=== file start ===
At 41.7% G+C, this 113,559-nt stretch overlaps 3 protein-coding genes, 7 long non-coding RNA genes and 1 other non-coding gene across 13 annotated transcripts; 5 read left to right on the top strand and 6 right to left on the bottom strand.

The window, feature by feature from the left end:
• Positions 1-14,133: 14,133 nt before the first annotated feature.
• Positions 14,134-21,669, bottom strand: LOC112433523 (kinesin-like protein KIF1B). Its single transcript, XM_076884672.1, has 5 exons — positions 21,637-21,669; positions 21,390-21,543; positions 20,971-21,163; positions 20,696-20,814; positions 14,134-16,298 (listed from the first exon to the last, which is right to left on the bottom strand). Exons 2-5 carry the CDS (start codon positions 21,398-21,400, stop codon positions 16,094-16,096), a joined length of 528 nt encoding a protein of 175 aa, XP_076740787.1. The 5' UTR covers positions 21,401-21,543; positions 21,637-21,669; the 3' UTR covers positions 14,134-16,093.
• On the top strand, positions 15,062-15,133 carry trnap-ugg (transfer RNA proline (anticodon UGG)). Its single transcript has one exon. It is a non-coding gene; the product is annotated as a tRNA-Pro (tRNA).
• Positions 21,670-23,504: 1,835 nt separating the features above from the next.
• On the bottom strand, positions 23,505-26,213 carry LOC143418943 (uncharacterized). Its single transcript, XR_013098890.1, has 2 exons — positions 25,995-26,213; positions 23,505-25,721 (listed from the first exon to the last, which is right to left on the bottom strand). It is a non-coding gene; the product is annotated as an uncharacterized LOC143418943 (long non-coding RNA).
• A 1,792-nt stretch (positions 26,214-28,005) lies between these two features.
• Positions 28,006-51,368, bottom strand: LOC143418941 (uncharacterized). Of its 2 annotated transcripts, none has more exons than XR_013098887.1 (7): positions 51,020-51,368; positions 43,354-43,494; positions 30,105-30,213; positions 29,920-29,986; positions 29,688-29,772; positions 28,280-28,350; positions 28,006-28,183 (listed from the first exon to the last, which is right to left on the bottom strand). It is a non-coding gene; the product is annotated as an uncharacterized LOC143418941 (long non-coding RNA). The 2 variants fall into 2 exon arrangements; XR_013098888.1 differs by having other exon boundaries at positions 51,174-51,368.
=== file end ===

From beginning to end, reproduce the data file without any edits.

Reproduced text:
At 41.7% G+C, this 113,559-nt stretch overlaps 3 protein-coding genes, 7 long non-coding RNA genes and 1 other non-coding gene across 13 annotated transcripts; 5 read left to right on the top strand and 6 right to left on the bottom strand.

The window, feature by feature from the left end:
• Positions 1-14,133: 14,133 nt before the first annotated feature.
• Positions 14,134-21,669, bottom strand: LOC112433523 (kinesin-like protein KIF1B). Its single transcript, XM_076884672.1, has 5 exons — positions 21,637-21,669; positions 21,390-21,543; positions 20,971-21,163; positions 20,696-20,814; positions 14,134-16,298 (listed from the first exon to the last, which is right to left on the bottom strand). Exons 2-5 carry the CDS (start codon positions 21,398-21,400, stop codon positions 16,094-16,096), a joined length of 528 nt encoding a protein of 175 aa, XP_076740787.1. The 5' UTR covers positions 21,401-21,543; positions 21,637-21,669; the 3' UTR covers positions 14,134-16,093.
• On the top strand, positions 15,062-15,133 carry trnap-ugg (transfer RNA proline (anticodon UGG)). Its single transcript has one exon. It is a non-coding gene; the product is annotated as a tRNA-Pro (tRNA).
• Positions 21,670-23,504: 1,835 nt separating the features above from the next.
• On the bottom strand, positions 23,505-26,213 carry LOC143418943 (uncharacterized). Its single transcript, XR_013098890.1, has 2 exons — positions 25,995-26,213; positions 23,505-25,721 (listed from the first exon to the last, which is right to left on the bottom strand). It is a non-coding gene; the product is annotated as an uncharacterized LOC143418943 (long non-coding RNA).
• A 1,792-nt stretch (positions 26,214-28,005) lies between these two features.
• Positions 28,006-51,368, bottom strand: LOC143418941 (uncharacterized). Of its 2 annotated transcripts, none has more exons than XR_013098887.1 (7): positions 51,020-51,368; positions 43,354-43,494; positions 30,105-30,213; positions 29,920-29,986; positions 29,688-29,772; positions 28,280-28,350; positions 28,006-28,183 (listed from the first exon to the last, which is right to left on the bottom strand). It is a non-coding gene; the product is annotated as an uncharacterized LOC143418941 (long non-coding RNA). The 2 variants fall into 2 exon arrangements; XR_013098888.1 differs by having other exon boundaries at positions 51,174-51,368.